LEOMINSTER, MASS. — Cos-Tech Plastics Inc., a Leominster custom molder, believes in robots. Seventeen of Cos-Tech's 21 injection molding machines have robots, said James Costa. He said robots still are alien to many small molders.
``The typical custom molder has the mind-set of not being able to justify the capital expenditure,'' he said.
Costa got his taste for robotics while working as general manager at Nypro Inc. in Clinton, Mass. He left Nypro to become a vice president with Leominster molder E.B. Kingman Co.
Costa said a company does not have to be Nypro-sized to use automation. Cos-Tech has a full-time automation engineer, and builds its own end-of-arm tooling.
``Not all the benefits [of robots] are as clear, in black and white, but they're there,'' he said in an interview at the plant.
Benefits include more-consistent part quality and a reduction in mold damage. Sensors on the robot can stop the cycle if the robot has not grabbed the part — meaning it still could be in the mold and cause damage if the mold closes again.
Robots also free up machine operators for activities other than parts removal.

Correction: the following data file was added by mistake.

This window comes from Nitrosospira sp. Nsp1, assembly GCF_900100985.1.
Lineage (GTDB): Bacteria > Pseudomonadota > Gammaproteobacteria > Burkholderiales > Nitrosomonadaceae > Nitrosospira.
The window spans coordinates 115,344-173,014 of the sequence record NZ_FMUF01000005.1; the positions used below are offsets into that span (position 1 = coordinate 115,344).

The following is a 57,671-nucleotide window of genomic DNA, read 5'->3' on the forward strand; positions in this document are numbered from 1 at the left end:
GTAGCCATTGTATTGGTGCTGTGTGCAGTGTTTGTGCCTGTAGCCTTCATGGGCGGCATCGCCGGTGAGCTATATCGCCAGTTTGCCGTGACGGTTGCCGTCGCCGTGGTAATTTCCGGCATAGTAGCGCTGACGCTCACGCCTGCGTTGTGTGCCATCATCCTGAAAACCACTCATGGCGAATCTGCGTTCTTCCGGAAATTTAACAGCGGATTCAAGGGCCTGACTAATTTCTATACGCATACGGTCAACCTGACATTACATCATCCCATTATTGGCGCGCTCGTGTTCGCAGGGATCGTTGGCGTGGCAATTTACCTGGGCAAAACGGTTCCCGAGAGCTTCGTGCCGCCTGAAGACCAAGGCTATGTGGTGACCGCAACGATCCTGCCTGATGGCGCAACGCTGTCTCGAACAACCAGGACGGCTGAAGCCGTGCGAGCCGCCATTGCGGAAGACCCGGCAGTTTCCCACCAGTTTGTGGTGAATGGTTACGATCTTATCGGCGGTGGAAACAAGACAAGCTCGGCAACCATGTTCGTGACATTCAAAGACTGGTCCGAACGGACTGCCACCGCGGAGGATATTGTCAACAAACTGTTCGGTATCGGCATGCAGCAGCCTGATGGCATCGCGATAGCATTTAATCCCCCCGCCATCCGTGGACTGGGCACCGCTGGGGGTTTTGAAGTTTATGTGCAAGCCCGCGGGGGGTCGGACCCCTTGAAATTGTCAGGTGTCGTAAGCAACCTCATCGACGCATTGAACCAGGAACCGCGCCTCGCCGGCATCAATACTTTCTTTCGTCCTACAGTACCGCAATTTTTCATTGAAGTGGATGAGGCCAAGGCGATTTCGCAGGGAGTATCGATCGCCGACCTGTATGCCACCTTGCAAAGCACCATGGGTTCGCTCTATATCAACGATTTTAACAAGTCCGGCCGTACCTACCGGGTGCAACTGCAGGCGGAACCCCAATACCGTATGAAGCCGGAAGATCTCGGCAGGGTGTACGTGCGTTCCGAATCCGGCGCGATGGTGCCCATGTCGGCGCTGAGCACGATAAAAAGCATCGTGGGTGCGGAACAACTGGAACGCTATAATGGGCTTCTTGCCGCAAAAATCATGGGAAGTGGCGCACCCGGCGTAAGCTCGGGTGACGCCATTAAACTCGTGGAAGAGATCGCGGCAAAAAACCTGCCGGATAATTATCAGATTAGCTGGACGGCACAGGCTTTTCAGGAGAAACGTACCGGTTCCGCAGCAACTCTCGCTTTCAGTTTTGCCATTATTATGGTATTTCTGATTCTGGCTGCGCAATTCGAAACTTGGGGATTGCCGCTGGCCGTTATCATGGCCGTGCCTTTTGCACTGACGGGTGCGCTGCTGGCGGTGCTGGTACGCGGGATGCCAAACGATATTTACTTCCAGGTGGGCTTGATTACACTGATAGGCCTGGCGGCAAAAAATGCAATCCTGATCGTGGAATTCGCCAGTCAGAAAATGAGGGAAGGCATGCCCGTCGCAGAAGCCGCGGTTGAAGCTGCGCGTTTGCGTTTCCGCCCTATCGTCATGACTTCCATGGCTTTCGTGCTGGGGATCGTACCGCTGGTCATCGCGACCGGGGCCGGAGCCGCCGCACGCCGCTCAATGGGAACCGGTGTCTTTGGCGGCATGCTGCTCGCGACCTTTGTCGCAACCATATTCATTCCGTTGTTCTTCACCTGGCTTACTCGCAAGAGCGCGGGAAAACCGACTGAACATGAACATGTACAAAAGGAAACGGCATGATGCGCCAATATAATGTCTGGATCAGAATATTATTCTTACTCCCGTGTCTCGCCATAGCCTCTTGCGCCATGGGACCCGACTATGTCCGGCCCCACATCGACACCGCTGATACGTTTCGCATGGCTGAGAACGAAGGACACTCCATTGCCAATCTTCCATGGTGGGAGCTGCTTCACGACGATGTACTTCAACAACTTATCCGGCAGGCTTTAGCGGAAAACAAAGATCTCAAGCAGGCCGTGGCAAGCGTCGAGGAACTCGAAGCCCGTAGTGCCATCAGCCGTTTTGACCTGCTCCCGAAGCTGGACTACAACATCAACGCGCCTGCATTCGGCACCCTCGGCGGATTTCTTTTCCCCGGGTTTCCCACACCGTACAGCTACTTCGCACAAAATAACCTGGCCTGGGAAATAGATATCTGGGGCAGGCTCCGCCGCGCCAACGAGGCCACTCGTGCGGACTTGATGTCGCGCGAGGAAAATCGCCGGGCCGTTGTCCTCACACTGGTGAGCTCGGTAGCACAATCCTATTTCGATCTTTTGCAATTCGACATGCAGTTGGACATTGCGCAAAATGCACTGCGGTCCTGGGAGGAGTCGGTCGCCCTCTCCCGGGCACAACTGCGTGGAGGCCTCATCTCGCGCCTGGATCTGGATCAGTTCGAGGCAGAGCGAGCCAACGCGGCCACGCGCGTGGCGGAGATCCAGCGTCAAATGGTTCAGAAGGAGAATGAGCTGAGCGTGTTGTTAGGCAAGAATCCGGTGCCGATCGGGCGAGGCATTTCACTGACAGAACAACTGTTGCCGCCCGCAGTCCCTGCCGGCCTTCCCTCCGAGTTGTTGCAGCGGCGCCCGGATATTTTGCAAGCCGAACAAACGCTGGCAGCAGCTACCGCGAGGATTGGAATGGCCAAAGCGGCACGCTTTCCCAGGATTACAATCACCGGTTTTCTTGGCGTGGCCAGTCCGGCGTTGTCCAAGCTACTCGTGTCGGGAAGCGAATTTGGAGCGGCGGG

``We do a lot of secondary assembly operations, but we don't have an `assembly department.' We do secondary operations at the press,'' Costa said.
Cos-Tech uses robots from several companies, including Automated Assemblies Corp. of Clinton, Mass., and Yushin American Inc. of Cranston, R.I.
Costa founded Cos-Tech in 1991. In 1994, the company moved to a bigger plant in Leominster.
Costa said the firm reached $5 million in sales with no formal marketing effort. A marketing program began this year, and Costa said 1996 sales will be about $8 million. He predicts $10 million in sales in 1997.
The company plans to set up a research and development center next year.
Markets Cos-Tech serves include pharmaceutical, industrial, automotive, consumer, cosmetic, computer accessory and infant care products.